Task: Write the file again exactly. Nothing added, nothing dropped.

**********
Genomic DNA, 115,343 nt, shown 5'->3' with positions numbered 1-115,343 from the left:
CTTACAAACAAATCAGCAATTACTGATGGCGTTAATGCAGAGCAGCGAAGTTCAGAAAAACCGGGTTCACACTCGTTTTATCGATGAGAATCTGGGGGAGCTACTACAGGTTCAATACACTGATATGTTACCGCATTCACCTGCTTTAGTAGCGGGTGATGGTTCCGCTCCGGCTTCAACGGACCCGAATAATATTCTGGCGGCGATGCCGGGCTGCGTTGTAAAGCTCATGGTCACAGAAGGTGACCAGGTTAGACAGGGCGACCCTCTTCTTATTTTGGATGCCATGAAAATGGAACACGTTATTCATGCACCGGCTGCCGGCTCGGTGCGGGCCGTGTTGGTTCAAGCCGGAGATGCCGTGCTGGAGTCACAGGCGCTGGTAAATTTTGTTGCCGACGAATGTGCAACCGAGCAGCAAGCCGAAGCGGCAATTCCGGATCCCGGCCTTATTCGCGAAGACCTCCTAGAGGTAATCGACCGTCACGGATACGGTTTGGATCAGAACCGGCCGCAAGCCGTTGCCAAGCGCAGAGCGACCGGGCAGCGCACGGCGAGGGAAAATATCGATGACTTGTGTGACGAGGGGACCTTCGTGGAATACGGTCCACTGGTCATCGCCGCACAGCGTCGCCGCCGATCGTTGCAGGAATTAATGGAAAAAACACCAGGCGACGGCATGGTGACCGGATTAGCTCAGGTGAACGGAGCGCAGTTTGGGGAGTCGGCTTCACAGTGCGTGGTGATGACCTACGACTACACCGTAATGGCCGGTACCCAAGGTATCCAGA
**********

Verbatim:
Genomic DNA, 115,343 nt, shown 5'->3' with positions numbered 1-115,343 from the left:
CTTACAAACAAATCAGCAATTACTGATGGCGTTAATGCAGAGCAGCGAAGTTCAGAAAAACCGGGTTCACACTCGTTTTATCGATGAGAATCTGGGGGAGCTACTACAGGTTCAATACACTGATATGTTACCGCATTCACCTGCTTTAGTAGCGGGTGATGGTTCCGCTCCGGCTTCAACGGACCCGAATAATATTCTGGCGGCGATGCCGGGCTGCGTTGTAAAGCTCATGGTCACAGAAGGTGACCAGGTTAGACAGGGCGACCCTCTTCTTATTTTGGATGCCATGAAAATGGAACACGTTATTCATGCACCGGCTGCCGGCTCGGTGCGGGCCGTGTTGGTTCAAGCCGGAGATGCCGTGCTGGAGTCACAGGCGCTGGTAAATTTTGTTGCCGACGAATGTGCAACCGAGCAGCAAGCCGAAGCGGCAATTCCGGATCCCGGCCTTATTCGCGAAGACCTCCTAGAGGTAATCGACCGTCACGGATACGGTTTGGATCAGAACCGGCCGCAAGCCGTTGCCAAGCGCAGAGCGACCGGGCAGCGCACGGCGAGGGAAAATATCGATGACTTGTGTGACGAGGGGACCTTCGTGGAATACGGTCCACTGGTCATCGCCGCACAGCGTCGCCGCCGATCGTTGCAGGAATTAATGGAAAAAACACCAGGCGACGGCATGGTGACCGGATTAGCTCAGGTGAACGGAGCGCAGTTTGGGGAGTCGGCTTCACAGTGCGTGGTGATGACCTACGACTACACCGTAATGGCCGGTACCCAAGGTATCCAGA